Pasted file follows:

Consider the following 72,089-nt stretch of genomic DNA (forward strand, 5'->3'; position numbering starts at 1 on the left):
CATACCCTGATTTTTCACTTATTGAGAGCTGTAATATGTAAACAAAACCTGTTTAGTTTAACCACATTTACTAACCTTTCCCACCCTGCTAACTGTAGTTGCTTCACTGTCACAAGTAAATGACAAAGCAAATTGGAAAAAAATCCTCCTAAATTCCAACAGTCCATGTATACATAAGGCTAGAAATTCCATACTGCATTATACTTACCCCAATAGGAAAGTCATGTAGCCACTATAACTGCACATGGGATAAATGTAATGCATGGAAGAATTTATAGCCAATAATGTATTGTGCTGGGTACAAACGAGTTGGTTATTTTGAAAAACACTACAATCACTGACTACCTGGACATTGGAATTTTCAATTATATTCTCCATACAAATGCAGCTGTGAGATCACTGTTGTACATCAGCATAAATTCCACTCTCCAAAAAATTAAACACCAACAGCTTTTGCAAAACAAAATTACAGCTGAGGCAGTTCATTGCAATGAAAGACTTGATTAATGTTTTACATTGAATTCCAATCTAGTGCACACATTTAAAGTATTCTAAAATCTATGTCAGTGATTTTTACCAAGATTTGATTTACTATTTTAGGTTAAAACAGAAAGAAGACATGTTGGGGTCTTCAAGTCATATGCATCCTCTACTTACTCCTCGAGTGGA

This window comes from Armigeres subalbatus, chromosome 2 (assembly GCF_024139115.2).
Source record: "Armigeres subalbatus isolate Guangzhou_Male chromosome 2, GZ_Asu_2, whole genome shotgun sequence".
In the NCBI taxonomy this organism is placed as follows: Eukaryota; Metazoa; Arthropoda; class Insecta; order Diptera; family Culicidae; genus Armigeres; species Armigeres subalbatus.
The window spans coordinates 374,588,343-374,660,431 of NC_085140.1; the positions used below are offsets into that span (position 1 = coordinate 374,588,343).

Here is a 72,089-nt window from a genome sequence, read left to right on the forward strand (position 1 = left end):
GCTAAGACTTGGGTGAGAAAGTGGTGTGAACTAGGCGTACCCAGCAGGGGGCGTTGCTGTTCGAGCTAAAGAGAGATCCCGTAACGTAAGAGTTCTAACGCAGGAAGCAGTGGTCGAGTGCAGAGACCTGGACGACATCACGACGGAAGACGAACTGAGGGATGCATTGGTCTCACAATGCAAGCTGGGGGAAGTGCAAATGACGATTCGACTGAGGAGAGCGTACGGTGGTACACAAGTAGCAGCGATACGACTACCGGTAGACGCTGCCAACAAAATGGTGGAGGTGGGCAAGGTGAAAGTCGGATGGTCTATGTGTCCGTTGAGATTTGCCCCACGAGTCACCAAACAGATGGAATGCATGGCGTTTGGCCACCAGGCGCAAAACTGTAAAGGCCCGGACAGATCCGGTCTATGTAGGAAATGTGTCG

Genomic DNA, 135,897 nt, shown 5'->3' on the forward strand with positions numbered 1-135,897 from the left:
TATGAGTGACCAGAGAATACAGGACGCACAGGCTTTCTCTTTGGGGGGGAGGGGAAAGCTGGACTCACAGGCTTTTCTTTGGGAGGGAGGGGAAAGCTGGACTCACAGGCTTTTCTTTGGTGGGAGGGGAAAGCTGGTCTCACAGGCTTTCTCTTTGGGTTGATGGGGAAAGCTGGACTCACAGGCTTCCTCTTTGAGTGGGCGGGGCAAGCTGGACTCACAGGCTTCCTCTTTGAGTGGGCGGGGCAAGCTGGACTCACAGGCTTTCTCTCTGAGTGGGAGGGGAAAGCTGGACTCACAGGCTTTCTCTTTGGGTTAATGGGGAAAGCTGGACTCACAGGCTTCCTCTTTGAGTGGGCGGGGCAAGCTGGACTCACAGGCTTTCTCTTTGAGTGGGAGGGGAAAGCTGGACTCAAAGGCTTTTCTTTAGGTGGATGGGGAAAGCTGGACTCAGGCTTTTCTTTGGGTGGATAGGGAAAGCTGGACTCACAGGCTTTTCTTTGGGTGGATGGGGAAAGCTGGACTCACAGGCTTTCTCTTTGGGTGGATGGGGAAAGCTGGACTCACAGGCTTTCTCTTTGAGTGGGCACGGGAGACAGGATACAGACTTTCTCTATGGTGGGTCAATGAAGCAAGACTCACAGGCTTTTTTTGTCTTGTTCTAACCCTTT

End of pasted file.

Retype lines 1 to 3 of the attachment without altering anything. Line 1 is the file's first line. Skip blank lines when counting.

Consider the following 72,089-nt stretch of genomic DNA (forward strand, 5'->3'; position numbering starts at 1 on the left):
CATACCCTGATTTTTCACTTATTGAGAGCTGTAATATGTAAACAAAACCTGTTTAGTTTAACCACATTTACTAACCTTTCCCACCCTGCTAACTGTAGTTGCTTCACTGTCACAAGTAAATGACAAAGCAAATTGGAAAAAAATCCTCCTAAATTCCAACAGTCCATGTATACATAAGGCTAGAAATTCCATACTGCATTATACTTACCCCAATAGGAAAGTCATGTAGCCACTATAACTGCACATGGGATAAATGTAATGCATGGAAGAATTTATAGCCAATAATGTATTGTGCTGGGTACAAACGAGTTGGTTATTTTGAAAAACACTACAATCACTGACTACCTGGACATTGGAATTTTCAATTATATTCTCCATACAAATGCAGCTGTGAGATCACTGTTGTACATCAGCATAAATTCCACTCTCCAAAAAATTAAACACCAACAGCTTTTGCAAAACAAAATTACAGCTGAGGCAGTTCATTGCAATGAAAGACTTGATTAATGTTTTACATTGAATTCCAATCTAGTGCACACATTTAAAGTATTCTAAAATCTATGTCAGTGATTTTTACCAAGATTTGATTTACTATTTTAGGTTAAAACAGAAAGAAGACATGTTGGGGTCTTCAAGTCATATGCATCCTCTACTTACTCCTCGAGTGGA

This window comes from Armigeres subalbatus, chromosome 2 (assembly GCF_024139115.2).